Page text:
W hen Parag Mehta came out to his parents, he had already been through two suicide attempts. At the time, he was in his final semester at the University of Texas and decided he had hidden his sexuality from his family long enough. In those days Indian Americans were deeply in denial about homosexuality, so when Mehta told his parents he was gay, he was worried they would sever all ties to him. Instead, something remarkable happened.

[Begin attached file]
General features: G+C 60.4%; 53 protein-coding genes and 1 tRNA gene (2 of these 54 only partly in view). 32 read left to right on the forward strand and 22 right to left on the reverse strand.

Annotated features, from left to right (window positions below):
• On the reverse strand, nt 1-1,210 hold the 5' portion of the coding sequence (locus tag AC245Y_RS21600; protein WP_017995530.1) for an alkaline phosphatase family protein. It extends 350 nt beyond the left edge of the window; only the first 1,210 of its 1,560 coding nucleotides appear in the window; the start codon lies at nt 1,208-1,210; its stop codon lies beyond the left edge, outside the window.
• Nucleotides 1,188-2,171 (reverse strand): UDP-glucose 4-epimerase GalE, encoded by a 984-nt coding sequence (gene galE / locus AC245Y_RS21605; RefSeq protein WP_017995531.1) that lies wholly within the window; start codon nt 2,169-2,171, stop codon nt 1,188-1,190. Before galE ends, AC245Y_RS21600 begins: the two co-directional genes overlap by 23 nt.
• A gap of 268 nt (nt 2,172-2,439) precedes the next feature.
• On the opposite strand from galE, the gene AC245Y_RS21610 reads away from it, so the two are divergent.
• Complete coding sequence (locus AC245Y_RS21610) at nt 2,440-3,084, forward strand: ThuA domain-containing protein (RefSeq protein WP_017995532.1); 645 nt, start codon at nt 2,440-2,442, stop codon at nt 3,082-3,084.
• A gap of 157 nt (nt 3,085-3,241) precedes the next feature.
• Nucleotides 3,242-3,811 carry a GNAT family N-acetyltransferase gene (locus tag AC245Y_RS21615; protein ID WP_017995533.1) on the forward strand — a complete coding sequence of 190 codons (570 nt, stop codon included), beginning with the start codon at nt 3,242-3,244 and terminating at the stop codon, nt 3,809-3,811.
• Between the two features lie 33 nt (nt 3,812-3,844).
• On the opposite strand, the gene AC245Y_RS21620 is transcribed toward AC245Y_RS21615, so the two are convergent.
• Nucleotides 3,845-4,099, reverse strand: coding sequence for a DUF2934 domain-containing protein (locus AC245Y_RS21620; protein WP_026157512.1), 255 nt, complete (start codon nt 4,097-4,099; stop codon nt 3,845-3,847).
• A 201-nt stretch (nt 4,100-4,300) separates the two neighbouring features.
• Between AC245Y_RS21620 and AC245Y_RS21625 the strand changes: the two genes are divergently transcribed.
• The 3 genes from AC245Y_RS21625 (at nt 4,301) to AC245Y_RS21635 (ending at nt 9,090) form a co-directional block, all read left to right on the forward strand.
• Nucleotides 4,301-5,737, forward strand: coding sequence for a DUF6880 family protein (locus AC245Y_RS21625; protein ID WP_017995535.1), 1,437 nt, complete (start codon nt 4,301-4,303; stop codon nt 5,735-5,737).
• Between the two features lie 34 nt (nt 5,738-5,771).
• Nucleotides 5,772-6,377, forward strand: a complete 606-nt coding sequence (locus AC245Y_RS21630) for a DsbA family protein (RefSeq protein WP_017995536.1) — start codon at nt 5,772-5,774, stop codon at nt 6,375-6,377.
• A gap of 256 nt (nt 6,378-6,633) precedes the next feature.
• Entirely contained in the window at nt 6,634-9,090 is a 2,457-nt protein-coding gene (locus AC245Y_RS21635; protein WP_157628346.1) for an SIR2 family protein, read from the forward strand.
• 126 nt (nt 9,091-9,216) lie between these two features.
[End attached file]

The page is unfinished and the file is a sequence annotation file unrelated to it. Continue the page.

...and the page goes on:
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Instead, I would say Indian films bring to mind song and dance numbers, bright colors, melodrama, slapstick humor, and a lot of romance—the overwhelming majority of it, of course, between a man and a woman. Their loves and lives have long been a part of Indian history and Indian cinema. Here are four wonderful films made by Indian filmmakers that put queer Indian women and their stories at the forefront. The film follows two women, Radha Shabana Azmi and Sita Nandita Das , two sister-in-laws trapped not only in unsatisfying arranged marriages with a pair of brothers but under the same crowded, stuffy roof in New Delhi, where they tend to household chores and a paralyzed mother-in-law.